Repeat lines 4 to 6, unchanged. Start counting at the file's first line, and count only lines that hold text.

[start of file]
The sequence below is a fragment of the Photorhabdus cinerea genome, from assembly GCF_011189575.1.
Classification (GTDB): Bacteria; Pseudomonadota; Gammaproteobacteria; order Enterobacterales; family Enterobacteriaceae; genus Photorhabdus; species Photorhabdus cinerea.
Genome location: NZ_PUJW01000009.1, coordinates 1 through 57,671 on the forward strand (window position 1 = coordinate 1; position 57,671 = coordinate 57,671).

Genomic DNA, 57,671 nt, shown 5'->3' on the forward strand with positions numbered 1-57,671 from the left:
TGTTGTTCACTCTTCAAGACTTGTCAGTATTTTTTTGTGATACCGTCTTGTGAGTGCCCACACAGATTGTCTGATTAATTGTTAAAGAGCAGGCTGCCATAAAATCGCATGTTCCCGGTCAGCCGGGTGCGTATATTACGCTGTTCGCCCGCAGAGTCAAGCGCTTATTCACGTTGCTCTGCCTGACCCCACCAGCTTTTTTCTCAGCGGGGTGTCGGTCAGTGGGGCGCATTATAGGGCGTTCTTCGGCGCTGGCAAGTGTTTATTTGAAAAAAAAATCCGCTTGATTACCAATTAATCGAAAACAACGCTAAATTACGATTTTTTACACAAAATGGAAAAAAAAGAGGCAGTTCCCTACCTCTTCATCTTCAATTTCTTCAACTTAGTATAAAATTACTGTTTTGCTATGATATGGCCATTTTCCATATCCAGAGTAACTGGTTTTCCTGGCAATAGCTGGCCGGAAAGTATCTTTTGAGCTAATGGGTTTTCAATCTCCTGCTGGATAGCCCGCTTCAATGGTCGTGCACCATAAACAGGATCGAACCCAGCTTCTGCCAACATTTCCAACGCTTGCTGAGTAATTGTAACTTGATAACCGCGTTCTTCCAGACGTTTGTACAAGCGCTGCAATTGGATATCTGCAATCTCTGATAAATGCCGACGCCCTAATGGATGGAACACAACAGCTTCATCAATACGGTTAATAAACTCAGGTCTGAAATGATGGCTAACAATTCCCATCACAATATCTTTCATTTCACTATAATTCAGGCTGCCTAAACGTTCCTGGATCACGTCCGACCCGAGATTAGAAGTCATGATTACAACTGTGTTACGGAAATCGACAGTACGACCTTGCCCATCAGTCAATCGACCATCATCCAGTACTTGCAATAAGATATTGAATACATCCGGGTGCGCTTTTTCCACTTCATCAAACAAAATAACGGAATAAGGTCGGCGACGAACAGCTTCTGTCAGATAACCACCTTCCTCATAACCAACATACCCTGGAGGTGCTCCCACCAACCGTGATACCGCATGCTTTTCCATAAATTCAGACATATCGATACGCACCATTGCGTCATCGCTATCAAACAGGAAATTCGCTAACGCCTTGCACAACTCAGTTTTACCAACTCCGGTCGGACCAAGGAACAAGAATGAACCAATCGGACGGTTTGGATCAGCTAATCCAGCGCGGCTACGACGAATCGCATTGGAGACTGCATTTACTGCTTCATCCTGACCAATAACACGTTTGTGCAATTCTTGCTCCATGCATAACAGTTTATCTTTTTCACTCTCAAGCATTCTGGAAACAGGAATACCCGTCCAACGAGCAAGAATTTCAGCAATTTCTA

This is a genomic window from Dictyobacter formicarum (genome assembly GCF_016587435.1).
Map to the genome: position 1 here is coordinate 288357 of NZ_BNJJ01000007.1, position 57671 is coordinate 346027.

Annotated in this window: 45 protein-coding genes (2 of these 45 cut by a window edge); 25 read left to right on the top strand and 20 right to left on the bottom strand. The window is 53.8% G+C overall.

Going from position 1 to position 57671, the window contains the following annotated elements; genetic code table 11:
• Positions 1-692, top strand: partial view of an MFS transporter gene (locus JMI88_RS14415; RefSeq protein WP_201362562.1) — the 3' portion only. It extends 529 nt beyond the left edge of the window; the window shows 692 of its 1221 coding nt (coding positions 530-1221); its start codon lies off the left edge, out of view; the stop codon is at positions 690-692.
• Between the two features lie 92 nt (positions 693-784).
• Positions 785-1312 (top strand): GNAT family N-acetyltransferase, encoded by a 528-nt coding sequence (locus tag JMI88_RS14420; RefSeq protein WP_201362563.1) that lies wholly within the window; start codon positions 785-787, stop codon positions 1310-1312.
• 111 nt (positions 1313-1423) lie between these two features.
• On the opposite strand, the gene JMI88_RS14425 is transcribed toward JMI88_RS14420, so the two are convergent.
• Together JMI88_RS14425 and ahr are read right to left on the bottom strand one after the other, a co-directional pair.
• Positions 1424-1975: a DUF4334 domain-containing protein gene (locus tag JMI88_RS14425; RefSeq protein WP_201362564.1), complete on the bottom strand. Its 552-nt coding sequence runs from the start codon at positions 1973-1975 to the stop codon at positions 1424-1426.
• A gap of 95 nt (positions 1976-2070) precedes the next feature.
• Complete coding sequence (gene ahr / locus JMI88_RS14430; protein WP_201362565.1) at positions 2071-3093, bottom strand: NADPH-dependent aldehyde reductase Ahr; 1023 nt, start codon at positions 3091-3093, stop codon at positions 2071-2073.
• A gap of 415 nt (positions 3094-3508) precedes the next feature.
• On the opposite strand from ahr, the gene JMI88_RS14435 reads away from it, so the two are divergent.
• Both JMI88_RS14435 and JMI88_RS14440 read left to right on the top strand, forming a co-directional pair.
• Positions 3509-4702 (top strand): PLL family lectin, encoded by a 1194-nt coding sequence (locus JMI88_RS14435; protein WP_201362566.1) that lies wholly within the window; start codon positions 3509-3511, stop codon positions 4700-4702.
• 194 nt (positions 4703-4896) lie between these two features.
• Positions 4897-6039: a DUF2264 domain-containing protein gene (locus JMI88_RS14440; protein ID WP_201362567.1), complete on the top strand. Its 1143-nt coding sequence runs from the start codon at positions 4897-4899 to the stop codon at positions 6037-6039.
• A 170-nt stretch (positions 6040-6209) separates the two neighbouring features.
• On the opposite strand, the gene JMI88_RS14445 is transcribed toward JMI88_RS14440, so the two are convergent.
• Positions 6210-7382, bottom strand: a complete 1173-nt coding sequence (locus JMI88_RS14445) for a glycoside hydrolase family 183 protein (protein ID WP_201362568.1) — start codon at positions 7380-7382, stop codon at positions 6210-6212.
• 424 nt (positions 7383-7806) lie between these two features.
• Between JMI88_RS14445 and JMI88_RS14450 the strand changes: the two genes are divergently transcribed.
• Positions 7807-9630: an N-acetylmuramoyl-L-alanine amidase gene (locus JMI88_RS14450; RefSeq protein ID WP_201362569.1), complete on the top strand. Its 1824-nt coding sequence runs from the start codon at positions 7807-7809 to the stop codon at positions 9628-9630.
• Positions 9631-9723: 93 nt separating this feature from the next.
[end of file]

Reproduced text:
Genomic DNA, 57,671 nt, shown 5'->3' on the forward strand with positions numbered 1-57,671 from the left:
TGTTGTTCACTCTTCAAGACTTGTCAGTATTTTTTTGTGATACCGTCTTGTGAGTGCCCACACAGATTGTCTGATTAATTGTTAAAGAGCAGGCTGCCATAAAATCGCATGTTCCCGGTCAGCCGGGTGCGTATATTACGCTGTTCGCCCGCAGAGTCAAGCGCTTATTCACGTTGCTCTGCCTGACCCCACCAGCTTTTTTCTCAGCGGGGTGTCGGTCAGTGGGGCGCATTATAGGGCGTTCTTCGGCGCTGGCAAGTGTTTATTTGAAAAAAAAATCCGCTTGATTACCAATTAATCGAAAACAACGCTAAATTACGATTTTTTACACAAAATGGAAAAAAAAGAGGCAGTTCCCTACCTCTTCATCTTCAATTTCTTCAACTTAGTATAAAATTACTGTTTTGCTATGATATGGCCATTTTCCATATCCAGAGTAACTGGTTTTCCTGGCAATAGCTGGCCGGAAAGTATCTTTTGAGCTAATGGGTTTTCAATCTCCTGCTGGATAGCCCGCTTCAATGGTCGTGCACCATAAACAGGATCGAACCCAGCTTCTGCCAACATTTCCAACGCTTGCTGAGTAATTGTAACTTGATAACCGCGTTCTTCCAGACGTTTGTACAAGCGCTGCAATTGGATATCTGCAATCTCTGATAAATGCCGACGCCCTAATGGATGGAACACAACAGCTTCATCAATACGGTTAATAAACTCAGGTCTGAAATGATGGCTAACAATTCCCATCACAATATCTTTCATTTCACTATAATTCAGGCTGCCTAAACGTTCCTGGATCACGTCCGACCCGAGATTAGAAGTCATGATTACAACTGTGTTACGGAAATCGACAGTACGACCTTGCCCATCAGTCAATCGACCATCATCCAGTACTTGCAATAAGATATTGAATACATCCGGGTGCGCTTTTTCCACTTCATCAAACAAAATAACGGAATAAGGTCGGCGACGAACAGCTTCTGTCAGATAACCACCTTCCTCATAACCAACATACCCTGGAGGTGCTCCCACCAACCGTGATACCGCATGCTTTTCCATAAATTCAGACATATCGATACGCACCATTGCGTCATCGCTATCAAACAGGAAATTCGCTAACGCCTTGCACAACTCAGTTTTACCAACTCCGGTCGGACCAAGGAACAAGAATGAACCAATCGGACGGTTTGGATCAGCTAATCCAGCGCGGCTACGACGAATCGCATTGGAGACTGCATTTACTGCTTCATCCTGACCAATAACACGTTTGTGCAATTCTTGCTCCATGCATAACAGTTTATCTTTTTCACTCTCAAGCATTCTGGAAACAGGAATACCCGTCCAACGAGCAAGAATTTCAGCAATTTCTA

This is a genomic window from Dictyobacter formicarum (genome assembly GCF_016587435.1).